Dr. Daniel Grossman, an OB-GYN in California and author of one of the papers critiquing Delgado’s research, said he was unsurprised to learn that Delgado had joined the ranks of anti-abortion advocates calling for bodily autonomy—in the case of church attendance, if not reproduction. But he added that he was surprised that anyone would listen to him, given that he is not an epidemiologist or public health expert. “I find that very concerning that he would be seen as a credible voice,” Grossman said.
Delgado, meanwhile, defended his work as a protection of the psychological, spiritual, and economic health of the nation, as well as a defense of Constitutional religious rights.
“It is a false assumption that [church services] are high-risk, that they have produced a lot of cases of COVID-19. The evidence is just not there,” he said, claiming that articles like a New York Times investigation that found 650 cases of the coronavirus tied to religious institutions in July contained “great exaggerations.”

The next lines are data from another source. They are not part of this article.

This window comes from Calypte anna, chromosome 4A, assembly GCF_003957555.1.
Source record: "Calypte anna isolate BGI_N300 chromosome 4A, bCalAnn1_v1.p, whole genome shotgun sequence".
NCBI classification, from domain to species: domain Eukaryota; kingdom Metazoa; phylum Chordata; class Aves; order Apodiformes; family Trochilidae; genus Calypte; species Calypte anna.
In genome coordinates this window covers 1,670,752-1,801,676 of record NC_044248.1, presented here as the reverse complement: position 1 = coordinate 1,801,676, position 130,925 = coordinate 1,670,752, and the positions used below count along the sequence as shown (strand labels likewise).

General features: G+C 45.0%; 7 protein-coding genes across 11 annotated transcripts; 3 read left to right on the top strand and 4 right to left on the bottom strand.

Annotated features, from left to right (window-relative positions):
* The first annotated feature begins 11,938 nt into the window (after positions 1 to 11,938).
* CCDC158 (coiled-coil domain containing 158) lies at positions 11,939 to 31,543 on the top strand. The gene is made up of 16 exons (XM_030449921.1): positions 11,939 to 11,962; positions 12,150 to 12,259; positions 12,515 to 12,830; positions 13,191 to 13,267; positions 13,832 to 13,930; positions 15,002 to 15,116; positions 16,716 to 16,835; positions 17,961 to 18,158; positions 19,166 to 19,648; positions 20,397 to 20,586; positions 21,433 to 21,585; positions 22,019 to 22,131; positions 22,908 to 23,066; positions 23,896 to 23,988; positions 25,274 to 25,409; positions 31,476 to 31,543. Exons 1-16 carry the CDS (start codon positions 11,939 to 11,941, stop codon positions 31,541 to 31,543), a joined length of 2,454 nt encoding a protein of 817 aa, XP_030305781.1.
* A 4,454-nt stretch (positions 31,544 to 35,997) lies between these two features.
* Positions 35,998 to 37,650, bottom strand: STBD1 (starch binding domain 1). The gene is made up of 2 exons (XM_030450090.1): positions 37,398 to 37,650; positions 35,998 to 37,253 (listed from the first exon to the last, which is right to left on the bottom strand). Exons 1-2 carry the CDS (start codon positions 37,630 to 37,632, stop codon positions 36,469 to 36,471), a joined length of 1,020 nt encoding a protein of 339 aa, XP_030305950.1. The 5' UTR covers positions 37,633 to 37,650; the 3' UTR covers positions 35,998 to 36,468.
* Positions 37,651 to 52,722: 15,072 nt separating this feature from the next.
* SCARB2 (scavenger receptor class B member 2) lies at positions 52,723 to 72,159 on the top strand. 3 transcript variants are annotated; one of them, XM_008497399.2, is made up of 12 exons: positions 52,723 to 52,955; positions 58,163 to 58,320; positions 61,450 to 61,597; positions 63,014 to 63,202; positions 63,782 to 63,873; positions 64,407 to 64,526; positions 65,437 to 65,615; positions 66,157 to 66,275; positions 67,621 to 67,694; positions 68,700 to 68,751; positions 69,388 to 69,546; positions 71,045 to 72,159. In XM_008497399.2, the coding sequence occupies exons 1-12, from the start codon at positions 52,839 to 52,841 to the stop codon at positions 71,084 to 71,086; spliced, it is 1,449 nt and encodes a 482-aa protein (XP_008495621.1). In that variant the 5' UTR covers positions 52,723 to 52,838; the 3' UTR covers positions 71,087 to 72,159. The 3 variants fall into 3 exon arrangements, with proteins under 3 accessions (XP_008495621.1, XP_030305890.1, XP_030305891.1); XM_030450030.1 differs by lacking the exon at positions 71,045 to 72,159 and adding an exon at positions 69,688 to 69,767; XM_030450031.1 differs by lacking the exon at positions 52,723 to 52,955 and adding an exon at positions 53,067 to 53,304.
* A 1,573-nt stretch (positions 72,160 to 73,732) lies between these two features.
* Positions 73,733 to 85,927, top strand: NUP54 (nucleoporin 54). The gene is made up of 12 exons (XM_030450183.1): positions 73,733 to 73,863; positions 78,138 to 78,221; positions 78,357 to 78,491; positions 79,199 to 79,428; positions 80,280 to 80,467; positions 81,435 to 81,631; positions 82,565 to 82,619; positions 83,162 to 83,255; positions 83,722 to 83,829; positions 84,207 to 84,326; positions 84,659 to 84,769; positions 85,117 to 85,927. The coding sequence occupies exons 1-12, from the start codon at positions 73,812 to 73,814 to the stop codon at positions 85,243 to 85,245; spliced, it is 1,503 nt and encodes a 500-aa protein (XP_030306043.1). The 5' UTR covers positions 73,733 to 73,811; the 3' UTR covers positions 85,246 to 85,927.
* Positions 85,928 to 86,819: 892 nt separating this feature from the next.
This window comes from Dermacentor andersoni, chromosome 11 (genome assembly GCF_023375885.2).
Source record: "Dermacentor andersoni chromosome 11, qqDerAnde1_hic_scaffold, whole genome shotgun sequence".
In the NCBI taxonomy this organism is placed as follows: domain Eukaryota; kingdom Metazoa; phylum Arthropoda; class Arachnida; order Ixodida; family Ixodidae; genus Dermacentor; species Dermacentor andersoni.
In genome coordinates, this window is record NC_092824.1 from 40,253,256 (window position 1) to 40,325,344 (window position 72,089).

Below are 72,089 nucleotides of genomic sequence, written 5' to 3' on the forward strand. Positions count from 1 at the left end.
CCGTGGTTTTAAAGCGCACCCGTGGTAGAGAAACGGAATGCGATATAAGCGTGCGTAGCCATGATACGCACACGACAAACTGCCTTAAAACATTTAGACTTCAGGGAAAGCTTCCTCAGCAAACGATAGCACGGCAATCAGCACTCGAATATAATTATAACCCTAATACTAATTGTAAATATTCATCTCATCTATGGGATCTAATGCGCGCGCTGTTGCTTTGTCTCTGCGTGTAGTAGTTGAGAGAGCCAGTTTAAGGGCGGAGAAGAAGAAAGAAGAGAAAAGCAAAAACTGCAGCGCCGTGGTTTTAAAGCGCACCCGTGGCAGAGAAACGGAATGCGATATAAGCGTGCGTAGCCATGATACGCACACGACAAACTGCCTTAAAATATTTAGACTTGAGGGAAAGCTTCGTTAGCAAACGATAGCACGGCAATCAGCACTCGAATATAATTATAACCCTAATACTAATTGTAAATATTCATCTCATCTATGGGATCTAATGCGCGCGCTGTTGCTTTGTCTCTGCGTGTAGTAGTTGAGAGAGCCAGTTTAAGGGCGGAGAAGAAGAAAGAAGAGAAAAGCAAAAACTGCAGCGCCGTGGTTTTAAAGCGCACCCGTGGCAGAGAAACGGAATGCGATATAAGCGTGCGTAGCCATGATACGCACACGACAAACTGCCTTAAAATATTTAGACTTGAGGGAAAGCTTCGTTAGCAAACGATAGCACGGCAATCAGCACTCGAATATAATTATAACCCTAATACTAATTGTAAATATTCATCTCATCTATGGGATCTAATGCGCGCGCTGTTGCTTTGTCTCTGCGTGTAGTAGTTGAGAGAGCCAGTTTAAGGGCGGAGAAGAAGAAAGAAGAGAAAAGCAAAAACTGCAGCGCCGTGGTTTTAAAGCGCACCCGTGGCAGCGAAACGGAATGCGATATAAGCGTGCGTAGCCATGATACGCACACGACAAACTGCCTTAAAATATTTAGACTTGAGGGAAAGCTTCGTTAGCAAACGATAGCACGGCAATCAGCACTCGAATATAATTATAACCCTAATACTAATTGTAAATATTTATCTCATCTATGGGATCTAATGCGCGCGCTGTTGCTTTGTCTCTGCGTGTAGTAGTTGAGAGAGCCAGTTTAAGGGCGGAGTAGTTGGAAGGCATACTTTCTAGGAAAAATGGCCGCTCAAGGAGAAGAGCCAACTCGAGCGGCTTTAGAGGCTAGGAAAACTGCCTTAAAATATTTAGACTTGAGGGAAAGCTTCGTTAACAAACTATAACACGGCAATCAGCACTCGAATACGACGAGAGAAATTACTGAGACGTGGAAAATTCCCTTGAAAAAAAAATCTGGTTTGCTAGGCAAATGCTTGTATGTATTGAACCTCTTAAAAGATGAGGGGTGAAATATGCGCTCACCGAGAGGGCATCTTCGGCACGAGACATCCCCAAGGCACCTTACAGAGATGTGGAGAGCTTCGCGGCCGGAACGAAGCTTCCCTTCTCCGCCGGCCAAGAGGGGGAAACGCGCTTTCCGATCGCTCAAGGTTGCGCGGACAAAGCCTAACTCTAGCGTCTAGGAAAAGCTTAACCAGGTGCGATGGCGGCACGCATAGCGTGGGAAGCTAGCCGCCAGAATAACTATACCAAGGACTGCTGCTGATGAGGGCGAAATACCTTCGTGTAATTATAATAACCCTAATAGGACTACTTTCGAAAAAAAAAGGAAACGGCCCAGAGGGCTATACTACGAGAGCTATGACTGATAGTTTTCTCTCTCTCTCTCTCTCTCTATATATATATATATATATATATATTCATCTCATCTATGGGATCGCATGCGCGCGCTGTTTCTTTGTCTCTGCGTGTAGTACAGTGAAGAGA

“To severely restrict something that is protected by the First Amendment when the evidence is not there that spread is occurring there—it is a gross exaggeration, and it’s a trampling of Constitutional rights,” he said.
The true exaggerations, however, may be Delgado’s. In May, the Supreme Court declined to hear South Bay Pentecostal Church’s case, writing that California’s restrictions on religious worship “appear consistent with the Free Exercise Clause of the First Amendment.”
In October, Grace Community Church experienced its first outbreak of three coronavirus cases. Three days later, the parishioners were back in their pews, maskless, waiting to be saved.